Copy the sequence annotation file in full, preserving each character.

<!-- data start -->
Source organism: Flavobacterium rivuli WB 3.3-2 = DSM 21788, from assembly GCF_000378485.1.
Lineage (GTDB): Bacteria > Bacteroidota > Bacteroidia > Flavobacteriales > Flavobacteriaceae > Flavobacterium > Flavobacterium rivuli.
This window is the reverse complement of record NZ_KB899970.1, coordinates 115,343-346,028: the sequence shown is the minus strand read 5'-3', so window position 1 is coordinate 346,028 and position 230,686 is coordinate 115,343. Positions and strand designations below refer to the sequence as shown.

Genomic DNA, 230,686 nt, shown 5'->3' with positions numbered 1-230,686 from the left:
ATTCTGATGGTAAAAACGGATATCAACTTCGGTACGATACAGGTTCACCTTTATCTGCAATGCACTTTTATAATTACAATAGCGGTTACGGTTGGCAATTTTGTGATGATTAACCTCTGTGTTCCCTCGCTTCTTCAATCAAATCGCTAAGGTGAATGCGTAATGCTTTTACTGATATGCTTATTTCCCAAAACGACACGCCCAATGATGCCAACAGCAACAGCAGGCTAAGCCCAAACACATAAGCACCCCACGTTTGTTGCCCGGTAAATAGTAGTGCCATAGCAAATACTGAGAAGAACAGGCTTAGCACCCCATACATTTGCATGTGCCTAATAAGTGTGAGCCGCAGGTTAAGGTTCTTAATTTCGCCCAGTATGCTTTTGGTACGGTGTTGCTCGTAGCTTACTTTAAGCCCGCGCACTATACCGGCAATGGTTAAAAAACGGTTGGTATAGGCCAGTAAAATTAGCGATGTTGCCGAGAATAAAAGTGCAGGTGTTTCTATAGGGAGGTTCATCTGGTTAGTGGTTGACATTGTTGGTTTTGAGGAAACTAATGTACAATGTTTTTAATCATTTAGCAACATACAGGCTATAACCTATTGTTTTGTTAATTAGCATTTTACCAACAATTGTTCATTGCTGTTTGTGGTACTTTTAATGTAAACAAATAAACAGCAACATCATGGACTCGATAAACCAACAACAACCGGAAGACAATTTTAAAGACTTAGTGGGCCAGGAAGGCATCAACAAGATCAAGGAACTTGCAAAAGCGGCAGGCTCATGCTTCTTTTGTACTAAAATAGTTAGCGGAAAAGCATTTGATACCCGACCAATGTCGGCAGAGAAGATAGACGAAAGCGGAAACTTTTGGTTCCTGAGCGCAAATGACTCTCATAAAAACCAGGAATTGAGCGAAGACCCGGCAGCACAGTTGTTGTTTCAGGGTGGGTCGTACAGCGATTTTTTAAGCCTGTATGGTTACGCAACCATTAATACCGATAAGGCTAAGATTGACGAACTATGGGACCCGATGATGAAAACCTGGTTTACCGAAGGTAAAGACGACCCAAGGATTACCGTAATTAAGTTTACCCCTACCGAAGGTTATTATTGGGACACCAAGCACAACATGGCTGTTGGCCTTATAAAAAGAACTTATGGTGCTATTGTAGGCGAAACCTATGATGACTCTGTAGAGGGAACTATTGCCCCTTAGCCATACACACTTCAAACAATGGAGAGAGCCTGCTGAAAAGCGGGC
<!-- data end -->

Source organism: Flavobacterium rivuli WB 3.3-2 = DSM 21788, from assembly GCF_000378485.1.
Lineage (GTDB): Bacteria > Bacteroidota > Bacteroidia > Flavobacteriales > Flavobacteriaceae > Flavobacterium > Flavobacterium rivuli.
This window is the reverse complement of record NZ_KB899970.1, coordinates 115,343-346,028: the sequence shown is the minus strand read 5'-3', so window position 1 is coordinate 346,028 and position 230,686 is coordinate 115,343. Positions and strand designations below refer to the sequence as shown.

Genomic DNA, 230,686 nt, shown 5'->3' with positions numbered 1-230,686 from the left:
ATTCTGATGGTAAAAACGGATATCAACTTCGGTACGATACAGGTTCACCTTTATCTGCAATGCACTTTTATAATTACAATAGCGGTTACGGTTGGCAATTTTGTGATGATTAACCTCTGTGTTCCCTCGCTTCTTCAATCAAATCGCTAAGGTGAATGCGTAATGCTTTTACTGATATGCTTATTTCCCAAAACGACACGCCCAATGATGCCAACAGCAACAGCAGGCTAAGCCCAAACACATAAGCACCCCACGTTTGTTGCCCGGTAAATAGTAGTGCCATAGCAAATACTGAGAAGAACAGGCTTAGCACCCCATACATTTGCATGTGCCTAATAAGTGTGAGCCGCAGGTTAAGGTTCTTAATTTCGCCCAGTATGCTTTTGGTACGGTGTTGCTCGTAGCTTACTTTAAGCCCGCGCACTATACCGGCAATGGTTAAAAAACGGTTGGTATAGGCCAGTAAAATTAGCGATGTTGCCGAGAATAAAAGTGCAGGTGTTTCTATAGGGAGGTTCATCTGGTTAGTGGTTGACATTGTTGGTTTTGAGGAAACTAATGTACAATGTTTTTAATCATTTAGCAACATACAGGCTATAACCTATTGTTTTGTTAATTAGCATTTTACCAACAATTGTTCATTGCTGTTTGTGGTACTTTTAATGTAAACAAATAAACAGCAACATCATGGACTCGATAAACCAACAACAACCGGAAGACAATTTTAAAGACTTAGTGGGCCAGGAAGGCATCAACAAGATCAAGGAACTTGCAAAAGCGGCAGGCTCATGCTTCTTTTGTACTAAAATAGTTAGCGGAAAAGCATTTGATACCCGACCAATGTCGGCAGAGAAGATAGACGAAAGCGGAAACTTTTGGTTCCTGAGCGCAAATGACTCTCATAAAAACCAGGAATTGAGCGAAGACCCGGCAGCACAGTTGTTGTTTCAGGGTGGGTCGTACAGCGATTTTTTAAGCCTGTATGGTTACGCAACCATTAATACCGATAAGGCTAAGATTGACGAACTATGGGACCCGATGATGAAAACCTGGTTTACCGAAGGTAAAGACGACCCAAGGATTACCGTAATTAAGTTTACCCCTACCGAAGGTTATTATTGGGACACCAAGCACAACATGGCTGTTGGCCTTATAAAAAGAACTTATGGTGCTATTGTAGGCGAAACCTATGATGACTCTGTAGAGGGAACTATTGCCCCTTAGCCATACACACTTCAAACAATGGAGAGAGCCTGCTGAAAAGCGGGC